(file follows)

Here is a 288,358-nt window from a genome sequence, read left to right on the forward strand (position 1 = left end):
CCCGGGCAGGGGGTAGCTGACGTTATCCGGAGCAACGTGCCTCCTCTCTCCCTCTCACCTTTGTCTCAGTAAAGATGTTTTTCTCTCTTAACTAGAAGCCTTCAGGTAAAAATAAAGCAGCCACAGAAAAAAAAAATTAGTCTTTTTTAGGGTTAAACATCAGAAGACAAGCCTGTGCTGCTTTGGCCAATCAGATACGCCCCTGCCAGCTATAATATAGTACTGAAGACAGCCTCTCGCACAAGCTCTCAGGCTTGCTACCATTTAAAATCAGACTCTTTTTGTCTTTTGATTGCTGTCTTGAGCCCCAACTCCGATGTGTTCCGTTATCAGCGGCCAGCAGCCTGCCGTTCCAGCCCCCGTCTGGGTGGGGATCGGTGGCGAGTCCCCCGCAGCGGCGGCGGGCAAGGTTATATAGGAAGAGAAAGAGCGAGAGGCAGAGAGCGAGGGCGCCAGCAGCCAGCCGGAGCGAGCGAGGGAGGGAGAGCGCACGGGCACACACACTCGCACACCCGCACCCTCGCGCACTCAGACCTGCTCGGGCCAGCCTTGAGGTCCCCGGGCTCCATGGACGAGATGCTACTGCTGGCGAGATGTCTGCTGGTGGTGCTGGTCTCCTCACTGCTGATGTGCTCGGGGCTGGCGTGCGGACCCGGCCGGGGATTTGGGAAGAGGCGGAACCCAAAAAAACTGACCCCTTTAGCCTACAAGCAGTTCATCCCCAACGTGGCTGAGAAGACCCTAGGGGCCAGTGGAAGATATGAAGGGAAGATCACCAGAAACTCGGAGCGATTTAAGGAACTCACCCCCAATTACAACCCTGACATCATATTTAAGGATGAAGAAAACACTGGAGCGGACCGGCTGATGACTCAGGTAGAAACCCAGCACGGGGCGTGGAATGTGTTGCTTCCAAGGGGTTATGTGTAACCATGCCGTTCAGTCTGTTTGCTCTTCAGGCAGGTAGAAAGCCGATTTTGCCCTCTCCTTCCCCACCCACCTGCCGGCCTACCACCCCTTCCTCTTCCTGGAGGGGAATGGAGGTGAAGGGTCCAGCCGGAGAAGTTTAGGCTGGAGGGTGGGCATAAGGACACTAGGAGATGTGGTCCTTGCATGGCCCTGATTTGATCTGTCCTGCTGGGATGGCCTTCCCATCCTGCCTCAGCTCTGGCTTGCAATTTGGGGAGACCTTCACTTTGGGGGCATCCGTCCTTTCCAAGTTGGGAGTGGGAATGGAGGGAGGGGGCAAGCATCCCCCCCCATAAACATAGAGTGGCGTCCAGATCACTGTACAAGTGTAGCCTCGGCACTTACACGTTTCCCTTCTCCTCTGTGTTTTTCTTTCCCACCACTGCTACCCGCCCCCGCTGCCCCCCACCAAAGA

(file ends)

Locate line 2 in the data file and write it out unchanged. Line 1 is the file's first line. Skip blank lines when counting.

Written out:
CCCGGGCAGGGGGTAGCTGACGTTATCCGGAGCAACGTGCCTCCTCTCTCCCTCTCACCTTTGTCTCAGTAAAGATGTTTTTCTCTCTTAACTAGAAGCCTTCAGGTAAAAATAAAGCAGCCACAGAAAAAAAAAATTAGTCTTTTTTAGGGTTAAACATCAGAAGACAAGCCTGTGCTGCTTTGGCCAATCAGATACGCCCCTGCCAGCTATAATATAGTACTGAAGACAGCCTCTCGCACAAGCTCTCAGGCTTGCTACCATTTAAAATCAGACTCTTTTTGTCTTTTGATTGCTGTCTTGAGCCCCAACTCCGATGTGTTCCGTTATCAGCGGCCAGCAGCCTGCCGTTCCAGCCCCCGTCTGGGTGGGGATCGGTGGCGAGTCCCCCGCAGCGGCGGCGGGCAAGGTTATATAGGAAGAGAAAGAGCGAGAGGCAGAGAGCGAGGGCGCCAGCAGCCAGCCGGAGCGAGCGAGGGAGGGAGAGCGCACGGGCACACACACTCGCACACCCGCACCCTCGCGCACTCAGACCTGCTCGGGCCAGCCTTGAGGTCCCCGGGCTCCATGGACGAGATGCTACTGCTGGCGAGATGTCTGCTGGTGGTGCTGGTCTCCTCACTGCTGATGTGCTCGGGGCTGGCGTGCGGACCCGGCCGGGGATTTGGGAAGAGGCGGAACCCAAAAAAACTGACCCCTTTAGCCTACAAGCAGTTCATCCCCAACGTGGCTGAGAAGACCCTAGGGGCCAGTGGAAGATATGAAGGGAAGATCACCAGAAACTCGGAGCGATTTAAGGAACTCACCCCCAATTACAACCCTGACATCATATTTAAGGATGAAGAAAACACTGGAGCGGACCGGCTGATGACTCAGGTAGAAACCCAGCACGGGGCGTGGAATGTGTTGCTTCCAAGGGGTTATGTGTAACCATGCCGTTCAGTCTGTTTGCTCTTCAGGCAGGTAGAAAGCCGATTTTGCCCTCTCCTTCCCCACCCACCTGCCGGCCTACCACCCCTTCCTCTTCCTGGAGGGGAATGGAGGTGAAGGGTCCAGCCGGAGAAGTTTAGGCTGGAGGGTGGGCATAAGGACACTAGGAGATGTGGTCCTTGCATGGCCCTGATTTGATCTGTCCTGCTGGGATGGCCTTCCCATCCTGCCTCAGCTCTGGCTTGCAATTTGGGGAGACCTTCACTTTGGGGGCATCCGTCCTTTCCAAGTTGGGAGTGGGAATGGAGGGAGGGGGCAAGCATCCCCCCCCATAAACATAGAGTGGCGTCCAGATCACTGTACAAGTGTAGCCTCGGCACTTACACGTTTCCCTTCTCCTCTGTGTTTTTCTTTCCCACCACTGCTACCCGCCCCCGCTGCCCCCCACCAAAGA